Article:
Annie Leibovitz for Vanity Fair
Since Caitlyn Jenner's Vanity Fair cover hit the Internet, the image has been shared millions of times over and sparked just as many conversations about the transgender population. Soon after, Orange Is the New Black star Laverne Cox wrote an inspiring Tumblr post praising Caitlyn for her bravery, but she also used it to warn the media that it's dangerous to try to define what makes a person beautiful, especially when it comes to the transgender community.
(With the release of her Vanity Fair cover, Caitlyn has chosen to publicly identify as a woman and E! News will refer to her using female pronouns. In stories published prior to this date, Caitlyn was referred to as Bruce and male pronouns were used.)
"Now, there are many trans folks because of genetics and/or lack of material access who will never be able to embody these standards," Cox writes. "More importantly many trans folks don't want to embody them and we shouldn't have to be seen as ourselves and respected as ourselves. It is important to note that these standards are also infomed [sic] by race, class and ability among other intersections."
Empowered by the message that everyone has a different story to tell and a different idea of what "real beauty" means to them, Tumblr users Crystal Frasier and her roommate Jenn Dolari created the #MyVanityFairCover campaign that is currently taking over social media.
"I've felt frustrated and useless and overwhelmed by opinions on transgender women and how we're ‘supposed' to look if we want to be taken seriously," Frasier wrote. "But not all of us adhere to those standards. Not all of us want to. Not all of us can. Some of us do, but only out of fear. Some of us do but we aren't sure why. And whether we fit those standards or not, we're beautiful, and we all deserve to feel beautiful, and be acknowledged by the world. Admiration and praise for trans women shouldn't only come if we fit a narrow definition of beauty. As a good friend of mine said Monday 'Where's my Vanity Fair cover?'"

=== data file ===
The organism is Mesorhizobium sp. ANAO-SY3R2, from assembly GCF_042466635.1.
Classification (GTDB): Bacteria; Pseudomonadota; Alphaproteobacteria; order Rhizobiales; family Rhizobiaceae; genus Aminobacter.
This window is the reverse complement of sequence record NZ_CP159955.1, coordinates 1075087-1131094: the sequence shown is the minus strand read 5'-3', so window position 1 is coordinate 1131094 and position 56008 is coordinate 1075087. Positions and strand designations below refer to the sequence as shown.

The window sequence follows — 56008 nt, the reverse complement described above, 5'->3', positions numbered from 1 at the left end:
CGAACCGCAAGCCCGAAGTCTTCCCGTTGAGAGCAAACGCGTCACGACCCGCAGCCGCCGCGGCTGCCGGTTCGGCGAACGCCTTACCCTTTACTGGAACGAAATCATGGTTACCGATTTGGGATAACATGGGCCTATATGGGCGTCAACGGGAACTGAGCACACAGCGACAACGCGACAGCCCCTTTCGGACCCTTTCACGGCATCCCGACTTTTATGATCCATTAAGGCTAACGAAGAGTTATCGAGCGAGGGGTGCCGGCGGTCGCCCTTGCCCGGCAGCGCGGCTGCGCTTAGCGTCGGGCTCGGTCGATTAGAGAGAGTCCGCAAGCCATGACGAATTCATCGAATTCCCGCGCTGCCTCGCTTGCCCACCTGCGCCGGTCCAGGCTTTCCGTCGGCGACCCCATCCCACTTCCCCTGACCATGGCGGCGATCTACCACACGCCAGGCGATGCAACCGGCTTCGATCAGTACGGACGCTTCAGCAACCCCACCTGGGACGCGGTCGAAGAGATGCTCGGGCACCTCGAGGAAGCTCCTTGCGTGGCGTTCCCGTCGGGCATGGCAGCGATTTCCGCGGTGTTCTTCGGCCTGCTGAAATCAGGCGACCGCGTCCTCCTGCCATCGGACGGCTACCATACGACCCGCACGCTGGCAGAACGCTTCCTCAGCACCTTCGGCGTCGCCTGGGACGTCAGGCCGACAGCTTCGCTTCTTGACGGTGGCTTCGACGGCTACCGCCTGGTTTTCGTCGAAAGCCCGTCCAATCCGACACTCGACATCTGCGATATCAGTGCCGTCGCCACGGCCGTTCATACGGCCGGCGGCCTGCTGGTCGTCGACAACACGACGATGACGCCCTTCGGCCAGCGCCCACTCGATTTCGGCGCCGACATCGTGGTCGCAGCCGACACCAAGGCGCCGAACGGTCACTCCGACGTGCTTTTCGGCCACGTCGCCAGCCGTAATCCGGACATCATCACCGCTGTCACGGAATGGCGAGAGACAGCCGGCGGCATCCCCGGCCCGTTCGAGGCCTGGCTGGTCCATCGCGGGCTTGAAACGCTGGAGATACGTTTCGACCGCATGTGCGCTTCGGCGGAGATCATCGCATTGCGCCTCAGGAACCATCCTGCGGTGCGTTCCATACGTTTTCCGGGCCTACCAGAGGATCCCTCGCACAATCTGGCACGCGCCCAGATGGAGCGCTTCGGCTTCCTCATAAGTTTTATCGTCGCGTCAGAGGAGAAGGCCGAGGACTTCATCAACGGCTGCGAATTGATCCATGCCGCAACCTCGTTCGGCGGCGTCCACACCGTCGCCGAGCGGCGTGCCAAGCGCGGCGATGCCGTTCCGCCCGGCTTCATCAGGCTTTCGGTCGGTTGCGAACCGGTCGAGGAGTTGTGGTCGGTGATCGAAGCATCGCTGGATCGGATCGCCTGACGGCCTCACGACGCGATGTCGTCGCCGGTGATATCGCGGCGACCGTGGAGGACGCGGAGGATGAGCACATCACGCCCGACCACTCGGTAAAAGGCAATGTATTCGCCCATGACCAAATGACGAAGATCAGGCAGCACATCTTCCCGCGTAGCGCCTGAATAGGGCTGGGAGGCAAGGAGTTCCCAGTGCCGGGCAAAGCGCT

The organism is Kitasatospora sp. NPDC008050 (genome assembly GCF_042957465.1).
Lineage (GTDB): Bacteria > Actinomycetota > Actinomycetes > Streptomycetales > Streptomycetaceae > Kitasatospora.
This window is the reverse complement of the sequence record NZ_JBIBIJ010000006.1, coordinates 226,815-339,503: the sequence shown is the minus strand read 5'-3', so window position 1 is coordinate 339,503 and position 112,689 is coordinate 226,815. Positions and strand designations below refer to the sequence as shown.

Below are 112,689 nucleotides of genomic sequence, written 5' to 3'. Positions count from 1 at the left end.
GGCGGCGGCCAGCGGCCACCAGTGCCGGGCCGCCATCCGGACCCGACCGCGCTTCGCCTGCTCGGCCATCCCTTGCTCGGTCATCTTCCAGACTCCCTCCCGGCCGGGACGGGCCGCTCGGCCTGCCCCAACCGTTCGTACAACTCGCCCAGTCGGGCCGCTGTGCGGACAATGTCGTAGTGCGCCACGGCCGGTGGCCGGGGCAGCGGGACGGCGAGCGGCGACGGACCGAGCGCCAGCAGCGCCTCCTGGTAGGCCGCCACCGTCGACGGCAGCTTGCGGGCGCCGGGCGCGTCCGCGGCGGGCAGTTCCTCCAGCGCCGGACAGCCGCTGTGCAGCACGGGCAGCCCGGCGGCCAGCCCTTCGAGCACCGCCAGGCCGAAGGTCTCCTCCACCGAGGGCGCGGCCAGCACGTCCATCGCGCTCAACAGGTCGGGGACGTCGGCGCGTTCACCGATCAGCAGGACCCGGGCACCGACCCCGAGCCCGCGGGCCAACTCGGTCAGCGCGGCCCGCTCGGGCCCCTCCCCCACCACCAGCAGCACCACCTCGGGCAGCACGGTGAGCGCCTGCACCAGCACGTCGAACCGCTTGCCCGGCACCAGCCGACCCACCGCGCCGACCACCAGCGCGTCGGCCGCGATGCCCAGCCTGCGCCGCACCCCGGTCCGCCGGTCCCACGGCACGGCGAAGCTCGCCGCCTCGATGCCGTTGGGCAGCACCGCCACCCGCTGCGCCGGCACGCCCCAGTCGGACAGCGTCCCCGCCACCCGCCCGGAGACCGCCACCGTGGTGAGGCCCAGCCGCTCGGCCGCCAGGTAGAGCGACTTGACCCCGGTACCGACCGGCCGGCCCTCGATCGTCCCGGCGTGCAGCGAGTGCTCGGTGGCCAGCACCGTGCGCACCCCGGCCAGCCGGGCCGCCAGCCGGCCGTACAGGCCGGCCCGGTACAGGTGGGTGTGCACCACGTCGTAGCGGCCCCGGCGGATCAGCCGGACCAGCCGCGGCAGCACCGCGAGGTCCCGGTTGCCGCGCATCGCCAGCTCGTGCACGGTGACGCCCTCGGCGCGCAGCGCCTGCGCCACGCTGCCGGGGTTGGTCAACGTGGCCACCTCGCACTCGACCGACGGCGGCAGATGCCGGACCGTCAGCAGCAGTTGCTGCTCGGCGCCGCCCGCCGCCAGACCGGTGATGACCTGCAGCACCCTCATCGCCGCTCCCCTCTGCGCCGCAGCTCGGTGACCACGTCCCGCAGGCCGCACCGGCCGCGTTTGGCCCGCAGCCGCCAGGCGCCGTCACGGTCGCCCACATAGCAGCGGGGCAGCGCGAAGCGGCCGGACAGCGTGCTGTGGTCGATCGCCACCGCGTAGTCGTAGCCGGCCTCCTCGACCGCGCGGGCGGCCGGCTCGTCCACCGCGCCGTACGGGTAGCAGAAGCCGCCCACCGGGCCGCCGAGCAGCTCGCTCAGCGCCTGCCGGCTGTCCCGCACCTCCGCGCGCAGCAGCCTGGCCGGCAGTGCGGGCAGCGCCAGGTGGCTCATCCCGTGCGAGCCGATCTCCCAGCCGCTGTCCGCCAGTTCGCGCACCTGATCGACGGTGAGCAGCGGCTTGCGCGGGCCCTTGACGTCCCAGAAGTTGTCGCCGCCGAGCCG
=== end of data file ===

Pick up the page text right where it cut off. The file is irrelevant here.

So Frasier made a cover for herself, and uploaded templates so other transgender women could pose for their own Vanity Fair cover and tell their story. The #MyVanityFairCover trend was born and it spread like wildfire. Soon, social media was filled with Vanity Fair covers from all over the world and from women from all different backgrounds. Tumblr has never looked so wonderfully colorful.
You can see all the beautiful posts from the #MyVanityFairCover by tracking the hashtag on Instagram and Tumblr. If you want to make your own Vanity Fair cover to introduce yourself and tell your story, Crystal made templates to do just that in her original Tumblr post.
Learn more about what it means to be transgender from GLAAD.
If someone you love is transgender, contact PFLAG.
If you are a transgender youth in crisis, contact The Trevor Project.
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